Sit with that first bite awhile to feel it settle across your tongue and into your stomach, being sure to observe the entire experience. This kind of inspection takes time. Eating a forkful at a time, punctuated by pause and reflection takes patience—and practice—especially if you’re hungry. It’s easy to lose the fork in exchange for a shovel.

Not just for Buddhist monks

A 2012 article in The New York Times on mindful eating describes the same mindful eating exercise as above when done by Buddhist monks, except with a tangerine or a few raisins.

The article cites New York’s Blue Cliff Monastery, which opens up its dining to the public on Mindfulness Day (September 12) to practice mindful eating. There, diners eat in silence to promote thoughtful eating and experiencing. In that way, you get the most out of your meal and perhaps consider the way your body feels eating certain foods, where the food came from and whether or not you need as much as is on your plate.

But mindful eating’s not just for monks. Health experts have come to recognize the benefits of eating mindfully.

Registered dietitian Jenni Grover contributed her take on the subject to the Huffington Post, suggesting that mindful eating results in weight loss and greater physical and mental well-being. She offers five tips in relation to the practice, advising readers to eat more slowly, savour the silence, silence all electronics, pay attention to flavour(s) and contemplate the food. Christopher Willard of mindful would add paying attention to the body’s hunger signals, the environment in which you eat and your plate itself to that list.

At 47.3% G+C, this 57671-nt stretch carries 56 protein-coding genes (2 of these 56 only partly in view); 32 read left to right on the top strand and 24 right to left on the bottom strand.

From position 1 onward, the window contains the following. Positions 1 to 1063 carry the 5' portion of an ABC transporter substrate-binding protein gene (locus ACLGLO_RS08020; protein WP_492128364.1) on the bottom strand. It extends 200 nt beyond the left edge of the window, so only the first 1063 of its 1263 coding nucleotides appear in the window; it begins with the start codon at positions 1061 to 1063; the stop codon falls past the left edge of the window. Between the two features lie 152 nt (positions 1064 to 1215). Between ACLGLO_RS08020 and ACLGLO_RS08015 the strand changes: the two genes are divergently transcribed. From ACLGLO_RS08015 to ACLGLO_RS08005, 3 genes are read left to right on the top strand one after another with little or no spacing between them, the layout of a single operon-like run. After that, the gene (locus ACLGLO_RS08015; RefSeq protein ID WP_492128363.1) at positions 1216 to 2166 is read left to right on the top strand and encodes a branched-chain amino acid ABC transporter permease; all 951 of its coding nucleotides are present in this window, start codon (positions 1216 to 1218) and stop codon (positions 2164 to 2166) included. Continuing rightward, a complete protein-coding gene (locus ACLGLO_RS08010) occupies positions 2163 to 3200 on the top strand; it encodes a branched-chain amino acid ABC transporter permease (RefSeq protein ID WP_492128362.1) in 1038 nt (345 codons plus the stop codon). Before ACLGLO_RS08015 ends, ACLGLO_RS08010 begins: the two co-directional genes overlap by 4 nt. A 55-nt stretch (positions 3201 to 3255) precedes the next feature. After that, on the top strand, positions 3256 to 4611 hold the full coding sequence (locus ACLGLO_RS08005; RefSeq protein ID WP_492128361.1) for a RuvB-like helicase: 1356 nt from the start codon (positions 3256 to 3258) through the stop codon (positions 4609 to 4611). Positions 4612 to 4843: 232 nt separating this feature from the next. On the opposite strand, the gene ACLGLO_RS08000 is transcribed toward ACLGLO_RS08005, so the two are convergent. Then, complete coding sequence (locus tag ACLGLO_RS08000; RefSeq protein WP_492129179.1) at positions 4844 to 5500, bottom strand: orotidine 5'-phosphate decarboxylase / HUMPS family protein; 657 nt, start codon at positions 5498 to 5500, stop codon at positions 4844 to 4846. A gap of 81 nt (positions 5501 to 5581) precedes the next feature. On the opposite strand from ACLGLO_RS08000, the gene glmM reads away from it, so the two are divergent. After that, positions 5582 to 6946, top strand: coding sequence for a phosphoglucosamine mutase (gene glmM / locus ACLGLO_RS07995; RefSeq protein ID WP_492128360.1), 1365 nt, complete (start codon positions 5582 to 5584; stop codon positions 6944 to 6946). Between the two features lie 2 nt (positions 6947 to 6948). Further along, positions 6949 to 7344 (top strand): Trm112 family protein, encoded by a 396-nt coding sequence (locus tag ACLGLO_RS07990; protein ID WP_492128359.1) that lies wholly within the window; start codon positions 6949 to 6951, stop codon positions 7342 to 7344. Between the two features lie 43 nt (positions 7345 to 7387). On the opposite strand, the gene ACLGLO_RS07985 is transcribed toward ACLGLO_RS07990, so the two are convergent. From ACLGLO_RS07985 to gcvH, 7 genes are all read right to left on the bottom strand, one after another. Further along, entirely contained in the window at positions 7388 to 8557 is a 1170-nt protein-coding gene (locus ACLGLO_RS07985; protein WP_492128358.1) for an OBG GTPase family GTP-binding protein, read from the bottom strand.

Eat what you want—with attention

It’s not a diet. You can eat what you want. You just have to pay attention to what your mind’s telling you while you’re eating and ask yourself if you’re even hungry in the first place.

Not surprisingly, awareness naturally brings about changes in our diet and our attitude towards eating. When you realize what, how and how much you’re eating, it’s hard to ignore your bad habits. For instance, how many of us eat purely for fuel while on the go, in minutes, grabbing whatever’s convenient?

It’s not that we shouldn’t eat at our convenience. There’s so much in our world that’s been designed to indulge our eating habits—whatever they are—including websites that tell you about the latest food trends, recommending restaurants and nutritious foods to eat; and those that help you find food near you regardless of where you are.

At the same time, it’s important not to confuse convenience with quickness and mindlessness. In fact, convenience should promote time-saving, which is just the thing we need to open up space to eat slower, with devotion—like a prayer—to mindfully take inventory of, explore and investigate what enters our body, fuels us and ultimately becomes us.

Mindful eating just might make us appreciate food as culture, travel, adventure, industry, sacrifice and story. What we eat tells a story about who we are at any given moment. My daughter wasn’t always a display of restrictions. At 20, though, it’s her story. And in her way, she’s forced to go to great lengths to put the right thing in her mouth, from shopping at specialty stores to preparing her food herself. It’s her own meditation.

As for the rest of us, we just need to slow down and take note.

Read more about mindful eating in THE JOY OF HALF A COOKIE: 9 principles that’ll help you eat mindfully»

image via Pixabay